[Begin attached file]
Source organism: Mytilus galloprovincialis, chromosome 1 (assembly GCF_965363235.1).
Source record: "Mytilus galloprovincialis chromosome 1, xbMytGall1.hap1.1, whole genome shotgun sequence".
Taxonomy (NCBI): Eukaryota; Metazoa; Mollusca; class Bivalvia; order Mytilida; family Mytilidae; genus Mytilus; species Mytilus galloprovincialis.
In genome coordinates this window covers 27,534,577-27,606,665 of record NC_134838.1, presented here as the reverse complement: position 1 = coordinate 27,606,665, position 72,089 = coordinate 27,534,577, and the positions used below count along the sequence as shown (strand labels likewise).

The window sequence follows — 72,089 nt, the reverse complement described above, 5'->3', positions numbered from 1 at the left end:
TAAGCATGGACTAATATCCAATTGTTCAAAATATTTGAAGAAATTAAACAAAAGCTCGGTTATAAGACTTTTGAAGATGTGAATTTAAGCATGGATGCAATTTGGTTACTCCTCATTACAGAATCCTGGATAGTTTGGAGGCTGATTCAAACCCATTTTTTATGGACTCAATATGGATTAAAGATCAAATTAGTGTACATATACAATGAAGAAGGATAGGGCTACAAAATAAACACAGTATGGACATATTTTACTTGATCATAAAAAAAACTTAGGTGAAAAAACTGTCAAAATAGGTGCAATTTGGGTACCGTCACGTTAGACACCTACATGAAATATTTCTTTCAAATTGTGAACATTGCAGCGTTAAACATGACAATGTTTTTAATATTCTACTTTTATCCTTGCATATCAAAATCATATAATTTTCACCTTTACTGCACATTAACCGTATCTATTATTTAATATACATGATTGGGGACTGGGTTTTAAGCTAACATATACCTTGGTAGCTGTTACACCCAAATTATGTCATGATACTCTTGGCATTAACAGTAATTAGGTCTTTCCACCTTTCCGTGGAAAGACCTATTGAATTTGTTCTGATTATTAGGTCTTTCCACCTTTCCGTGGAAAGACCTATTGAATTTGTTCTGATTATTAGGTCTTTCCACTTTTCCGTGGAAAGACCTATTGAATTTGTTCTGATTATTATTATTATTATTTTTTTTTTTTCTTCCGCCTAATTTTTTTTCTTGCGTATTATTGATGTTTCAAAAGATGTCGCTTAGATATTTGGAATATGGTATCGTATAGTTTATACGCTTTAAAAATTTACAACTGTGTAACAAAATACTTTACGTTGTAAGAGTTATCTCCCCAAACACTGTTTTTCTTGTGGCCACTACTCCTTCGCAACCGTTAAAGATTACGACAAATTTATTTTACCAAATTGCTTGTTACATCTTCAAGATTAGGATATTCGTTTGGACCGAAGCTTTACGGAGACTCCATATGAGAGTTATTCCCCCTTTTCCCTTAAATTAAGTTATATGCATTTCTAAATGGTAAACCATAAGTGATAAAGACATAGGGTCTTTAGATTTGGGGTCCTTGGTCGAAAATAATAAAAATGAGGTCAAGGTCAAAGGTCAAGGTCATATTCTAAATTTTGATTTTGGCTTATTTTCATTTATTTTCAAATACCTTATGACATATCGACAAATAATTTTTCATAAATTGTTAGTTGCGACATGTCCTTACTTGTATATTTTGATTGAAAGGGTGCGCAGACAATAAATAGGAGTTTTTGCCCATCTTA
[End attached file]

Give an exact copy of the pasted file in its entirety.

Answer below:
Source organism: Mytilus galloprovincialis, chromosome 1 (assembly GCF_965363235.1).
Source record: "Mytilus galloprovincialis chromosome 1, xbMytGall1.hap1.1, whole genome shotgun sequence".
Taxonomy (NCBI): Eukaryota; Metazoa; Mollusca; class Bivalvia; order Mytilida; family Mytilidae; genus Mytilus; species Mytilus galloprovincialis.
In genome coordinates this window covers 27,534,577-27,606,665 of record NC_134838.1, presented here as the reverse complement: position 1 = coordinate 27,606,665, position 72,089 = coordinate 27,534,577, and the positions used below count along the sequence as shown (strand labels likewise).

The window sequence follows — 72,089 nt, the reverse complement described above, 5'->3', positions numbered from 1 at the left end:
TAAGCATGGACTAATATCCAATTGTTCAAAATATTTGAAGAAATTAAACAAAAGCTCGGTTATAAGACTTTTGAAGATGTGAATTTAAGCATGGATGCAATTTGGTTACTCCTCATTACAGAATCCTGGATAGTTTGGAGGCTGATTCAAACCCATTTTTTATGGACTCAATATGGATTAAAGATCAAATTAGTGTACATATACAATGAAGAAGGATAGGGCTACAAAATAAACACAGTATGGACATATTTTACTTGATCATAAAAAAAACTTAGGTGAAAAAACTGTCAAAATAGGTGCAATTTGGGTACCGTCACGTTAGACACCTACATGAAATATTTCTTTCAAATTGTGAACATTGCAGCGTTAAACATGACAATGTTTTTAATATTCTACTTTTATCCTTGCATATCAAAATCATATAATTTTCACCTTTACTGCACATTAACCGTATCTATTATTTAATATACATGATTGGGGACTGGGTTTTAAGCTAACATATACCTTGGTAGCTGTTACACCCAAATTATGTCATGATACTCTTGGCATTAACAGTAATTAGGTCTTTCCACCTTTCCGTGGAAAGACCTATTGAATTTGTTCTGATTATTAGGTCTTTCCACCTTTCCGTGGAAAGACCTATTGAATTTGTTCTGATTATTAGGTCTTTCCACTTTTCCGTGGAAAGACCTATTGAATTTGTTCTGATTATTATTATTATTATTTTTTTTTTTTCTTCCGCCTAATTTTTTTTCTTGCGTATTATTGATGTTTCAAAAGATGTCGCTTAGATATTTGGAATATGGTATCGTATAGTTTATACGCTTTAAAAATTTACAACTGTGTAACAAAATACTTTACGTTGTAAGAGTTATCTCCCCAAACACTGTTTTTCTTGTGGCCACTACTCCTTCGCAACCGTTAAAGATTACGACAAATTTATTTTACCAAATTGCTTGTTACATCTTCAAGATTAGGATATTCGTTTGGACCGAAGCTTTACGGAGACTCCATATGAGAGTTATTCCCCCTTTTCCCTTAAATTAAGTTATATGCATTTCTAAATGGTAAACCATAAGTGATAAAGACATAGGGTCTTTAGATTTGGGGTCCTTGGTCGAAAATAATAAAAATGAGGTCAAGGTCAAAGGTCAAGGTCATATTCTAAATTTTGATTTTGGCTTATTTTCATTTATTTTCAAATACCTTATGACATATCGACAAATAATTTTTCATAAATTGTTAGTTGCGACATGTCCTTACTTGTATATTTTGATTGAAAGGGTGCGCAGACAATAAATAGGAGTTTTTGCCCATCTTA